Global Frequency consists of a number of episodes detailing the undertakings of the agency as it works to resolve crises around the world. Each episode begins and ends abruptly, with minimal buildup and conclusion. The structure of the collection, moving from episode to episode, moreover, crisis to crisis, is consistent with Kermode’s deductions about the “end” in terms of modern technology.
Kermode’s essay, “The Sense of an Ending,” describes the transition from the end in apocalyptic terms. He writes, “We can see how what I called naïve apocalyptism has been modified to produce (under the pressure and relevance of great new systems of knowledge, technological and social change, of human decision itself) a sense of ends only loosely related to the older predictive apocalypse, and to its simpler notions of decadence, empire, transition, heavens on earth” (Kermode 27-28). Global Frequency is set in the exact conditions Kermode describes—the “pressure and relevance of great new systems of knowledge, technological and social change, of human decision itself” are critical to the foundation of each episode. The end, both in Kermode’s sense and in Global Frequency, has lost its formal interpretation; it is no longer a singularity in which life approaches, rather “apocalypse, as immanent rather than imminent” (30). The end of each episode, specifically the end of “Aleph,” captures this philosophy, the end as every moment, every moment a crisis.
While it is typical for the episodes to end just as the crisis is resolved, without dwelling upon the events which lead to the resolution, “Aleph” concludes with nearly three and a half pages of pure, uninterrupted illustration. It is important to note that the final pages are demonstrated using the same few colors. This allows the reader to process the images quickly and to translate the speed of activity. Had the artists chosen to use a broader color scheme, each frame might have required more attention for the reader, slowing the processing. This is also accomplished by the limited dialogue. In the final frame, Aleph reports, “Central is secure. And I’ve got one who can talk. We are going to find out exactly who they were and make sure they don’t hurt anyone else, ever. Because that’s what to the Global Frequency is for” (Ellis). As the immediate crisis, the invasion of central, is fixed, Aleph alludes to the next task. The work of Global Frequency never ceases; rather it moves from crisis to crisis.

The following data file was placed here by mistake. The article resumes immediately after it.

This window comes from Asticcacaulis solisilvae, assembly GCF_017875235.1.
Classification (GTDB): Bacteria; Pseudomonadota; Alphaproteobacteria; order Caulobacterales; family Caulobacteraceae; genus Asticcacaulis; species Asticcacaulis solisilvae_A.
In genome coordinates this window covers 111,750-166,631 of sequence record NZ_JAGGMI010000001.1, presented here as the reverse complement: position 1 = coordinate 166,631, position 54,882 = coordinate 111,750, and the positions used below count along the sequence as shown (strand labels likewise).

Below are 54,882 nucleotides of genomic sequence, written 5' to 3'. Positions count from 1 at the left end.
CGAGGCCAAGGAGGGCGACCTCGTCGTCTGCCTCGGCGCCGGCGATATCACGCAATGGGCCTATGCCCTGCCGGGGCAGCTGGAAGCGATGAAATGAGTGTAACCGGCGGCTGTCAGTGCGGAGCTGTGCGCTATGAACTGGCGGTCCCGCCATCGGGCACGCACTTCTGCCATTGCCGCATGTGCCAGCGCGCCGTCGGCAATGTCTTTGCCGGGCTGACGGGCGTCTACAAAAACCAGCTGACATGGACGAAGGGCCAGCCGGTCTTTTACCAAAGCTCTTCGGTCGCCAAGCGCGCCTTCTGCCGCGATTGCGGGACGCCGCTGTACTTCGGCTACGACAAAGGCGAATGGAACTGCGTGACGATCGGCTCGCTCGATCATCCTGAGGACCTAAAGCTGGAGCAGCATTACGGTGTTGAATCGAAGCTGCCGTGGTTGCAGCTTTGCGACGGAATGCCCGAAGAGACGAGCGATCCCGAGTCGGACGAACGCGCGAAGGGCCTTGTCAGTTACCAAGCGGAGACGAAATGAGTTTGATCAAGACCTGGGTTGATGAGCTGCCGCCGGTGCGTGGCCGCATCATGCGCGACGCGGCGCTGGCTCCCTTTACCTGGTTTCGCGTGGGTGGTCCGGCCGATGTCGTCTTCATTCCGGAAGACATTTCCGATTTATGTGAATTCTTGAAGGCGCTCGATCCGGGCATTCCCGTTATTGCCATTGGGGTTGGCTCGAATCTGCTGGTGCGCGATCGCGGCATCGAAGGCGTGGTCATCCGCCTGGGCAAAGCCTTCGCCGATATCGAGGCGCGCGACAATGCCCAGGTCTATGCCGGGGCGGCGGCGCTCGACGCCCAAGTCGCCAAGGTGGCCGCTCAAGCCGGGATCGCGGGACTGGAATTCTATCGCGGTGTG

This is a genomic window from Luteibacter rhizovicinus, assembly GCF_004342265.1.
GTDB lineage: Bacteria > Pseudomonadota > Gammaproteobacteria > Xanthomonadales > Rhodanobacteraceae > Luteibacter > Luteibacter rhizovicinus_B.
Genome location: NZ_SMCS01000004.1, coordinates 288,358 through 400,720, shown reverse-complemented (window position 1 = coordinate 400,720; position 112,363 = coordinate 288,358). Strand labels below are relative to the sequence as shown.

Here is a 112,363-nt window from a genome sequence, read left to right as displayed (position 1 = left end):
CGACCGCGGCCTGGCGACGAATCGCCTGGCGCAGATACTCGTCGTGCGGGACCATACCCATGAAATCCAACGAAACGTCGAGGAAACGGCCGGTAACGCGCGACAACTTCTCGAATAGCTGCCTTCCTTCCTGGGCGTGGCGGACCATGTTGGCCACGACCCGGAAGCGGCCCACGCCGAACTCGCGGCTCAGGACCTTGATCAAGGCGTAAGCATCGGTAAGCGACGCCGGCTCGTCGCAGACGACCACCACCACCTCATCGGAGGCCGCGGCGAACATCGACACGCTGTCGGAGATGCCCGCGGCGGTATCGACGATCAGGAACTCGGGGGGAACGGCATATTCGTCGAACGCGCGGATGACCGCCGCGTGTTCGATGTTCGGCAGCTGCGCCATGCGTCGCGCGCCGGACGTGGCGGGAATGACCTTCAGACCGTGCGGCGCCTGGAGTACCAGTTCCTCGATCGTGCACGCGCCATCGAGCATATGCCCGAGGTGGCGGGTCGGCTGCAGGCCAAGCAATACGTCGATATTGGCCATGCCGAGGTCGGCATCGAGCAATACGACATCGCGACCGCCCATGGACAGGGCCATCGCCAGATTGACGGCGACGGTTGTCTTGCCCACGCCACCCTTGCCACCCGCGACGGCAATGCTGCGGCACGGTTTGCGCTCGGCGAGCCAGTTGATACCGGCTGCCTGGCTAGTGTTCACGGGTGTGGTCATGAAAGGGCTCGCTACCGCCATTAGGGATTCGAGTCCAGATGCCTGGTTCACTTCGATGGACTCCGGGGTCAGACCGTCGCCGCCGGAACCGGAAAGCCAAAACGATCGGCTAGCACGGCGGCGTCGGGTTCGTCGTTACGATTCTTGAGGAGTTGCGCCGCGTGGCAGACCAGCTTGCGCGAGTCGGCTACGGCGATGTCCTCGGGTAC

The transition, or lack thereof, from crisis to crisis is representative of life in the twenty-first century. Global Frequency often focuses on political concerns while bringing about questions regarding humanity. Simply watching or reading the news makes it rather apparent the political catastrophes plaguing the globe. One crisis ends and another begins. Despite technology advancing, increasing the resources available to humans, their ability to resolve and prevent crises has not been able to overcome the constantly evolving problems. World peace, a resolution to the world’s problems, not the universal answer of pageant contestants, isn’t attainable in modern times. There is no great end coming; “No longer imminent, the End is immanent” (Kermode 25).